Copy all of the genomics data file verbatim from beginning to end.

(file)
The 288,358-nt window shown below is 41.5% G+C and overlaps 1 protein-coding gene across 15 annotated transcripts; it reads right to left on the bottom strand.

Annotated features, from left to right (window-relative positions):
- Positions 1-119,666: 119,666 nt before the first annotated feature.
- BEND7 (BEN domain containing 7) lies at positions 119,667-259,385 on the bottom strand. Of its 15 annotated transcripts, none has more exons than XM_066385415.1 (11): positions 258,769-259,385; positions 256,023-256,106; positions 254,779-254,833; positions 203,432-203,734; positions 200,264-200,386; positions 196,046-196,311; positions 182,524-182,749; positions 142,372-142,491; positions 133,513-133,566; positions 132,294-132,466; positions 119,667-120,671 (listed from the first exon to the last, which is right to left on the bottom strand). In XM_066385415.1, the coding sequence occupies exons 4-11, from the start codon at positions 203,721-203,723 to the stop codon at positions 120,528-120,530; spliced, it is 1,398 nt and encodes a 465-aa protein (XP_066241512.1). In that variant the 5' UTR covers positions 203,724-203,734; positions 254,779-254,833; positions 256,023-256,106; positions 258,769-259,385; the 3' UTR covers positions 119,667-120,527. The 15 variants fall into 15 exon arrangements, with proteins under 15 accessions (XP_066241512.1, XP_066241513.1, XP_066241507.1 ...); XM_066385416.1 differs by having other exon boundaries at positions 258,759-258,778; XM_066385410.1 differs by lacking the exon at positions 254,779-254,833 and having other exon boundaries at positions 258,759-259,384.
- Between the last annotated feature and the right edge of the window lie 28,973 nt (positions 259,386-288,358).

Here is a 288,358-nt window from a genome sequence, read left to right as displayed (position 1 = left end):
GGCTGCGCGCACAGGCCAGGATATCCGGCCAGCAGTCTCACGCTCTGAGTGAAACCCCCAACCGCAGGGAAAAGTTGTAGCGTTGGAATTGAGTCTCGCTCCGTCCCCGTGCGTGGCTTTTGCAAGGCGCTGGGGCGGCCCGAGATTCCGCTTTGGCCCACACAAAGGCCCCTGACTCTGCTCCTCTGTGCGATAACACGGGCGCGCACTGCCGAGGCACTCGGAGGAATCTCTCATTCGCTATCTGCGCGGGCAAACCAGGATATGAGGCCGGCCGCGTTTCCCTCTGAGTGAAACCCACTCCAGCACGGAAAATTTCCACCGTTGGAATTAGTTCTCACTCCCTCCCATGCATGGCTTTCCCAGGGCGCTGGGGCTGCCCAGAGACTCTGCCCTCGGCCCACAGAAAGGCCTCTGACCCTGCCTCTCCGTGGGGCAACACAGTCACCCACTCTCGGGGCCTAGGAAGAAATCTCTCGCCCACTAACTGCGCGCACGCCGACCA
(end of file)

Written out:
The 288,358-nt window shown below is 41.5% G+C and overlaps 1 protein-coding gene across 15 annotated transcripts; it reads right to left on the bottom strand.

Annotated features, from left to right (window-relative positions):
- Positions 1-119,666: 119,666 nt before the first annotated feature.
- BEND7 (BEN domain containing 7) lies at positions 119,667-259,385 on the bottom strand. Of its 15 annotated transcripts, none has more exons than XM_066385415.1 (11): positions 258,769-259,385; positions 256,023-256,106; positions 254,779-254,833; positions 203,432-203,734; positions 200,264-200,386; positions 196,046-196,311; positions 182,524-182,749; positions 142,372-142,491; positions 133,513-133,566; positions 132,294-132,466; positions 119,667-120,671 (listed from the first exon to the last, which is right to left on the bottom strand). In XM_066385415.1, the coding sequence occupies exons 4-11, from the start codon at positions 203,721-203,723 to the stop codon at positions 120,528-120,530; spliced, it is 1,398 nt and encodes a 465-aa protein (XP_066241512.1). In that variant the 5' UTR covers positions 203,724-203,734; positions 254,779-254,833; positions 256,023-256,106; positions 258,769-259,385; the 3' UTR covers positions 119,667-120,527. The 15 variants fall into 15 exon arrangements, with proteins under 15 accessions (XP_066241512.1, XP_066241513.1, XP_066241507.1 ...); XM_066385416.1 differs by having other exon boundaries at positions 258,759-258,778; XM_066385410.1 differs by lacking the exon at positions 254,779-254,833 and having other exon boundaries at positions 258,759-259,384.
- Between the last annotated feature and the right edge of the window lie 28,973 nt (positions 259,386-288,358).

Here is a 288,358-nt window from a genome sequence, read left to right as displayed (position 1 = left end):
GGCTGCGCGCACAGGCCAGGATATCCGGCCAGCAGTCTCACGCTCTGAGTGAAACCCCCAACCGCAGGGAAAAGTTGTAGCGTTGGAATTGAGTCTCGCTCCGTCCCCGTGCGTGGCTTTTGCAAGGCGCTGGGGCGGCCCGAGATTCCGCTTTGGCCCACACAAAGGCCCCTGACTCTGCTCCTCTGTGCGATAACACGGGCGCGCACTGCCGAGGCACTCGGAGGAATCTCTCATTCGCTATCTGCGCGGGCAAACCAGGATATGAGGCCGGCCGCGTTTCCCTCTGAGTGAAACCCACTCCAGCACGGAAAATTTCCACCGTTGGAATTAGTTCTCACTCCCTCCCATGCATGGCTTTCCCAGGGCGCTGGGGCTGCCCAGAGACTCTGCCCTCGGCCCACAGAAAGGCCTCTGACCCTGCCTCTCCGTGGGGCAACACAGTCACCCACTCTCGGGGCCTAGGAAGAAATCTCTCGCCCACTAACTGCGCGCACGCCGACCA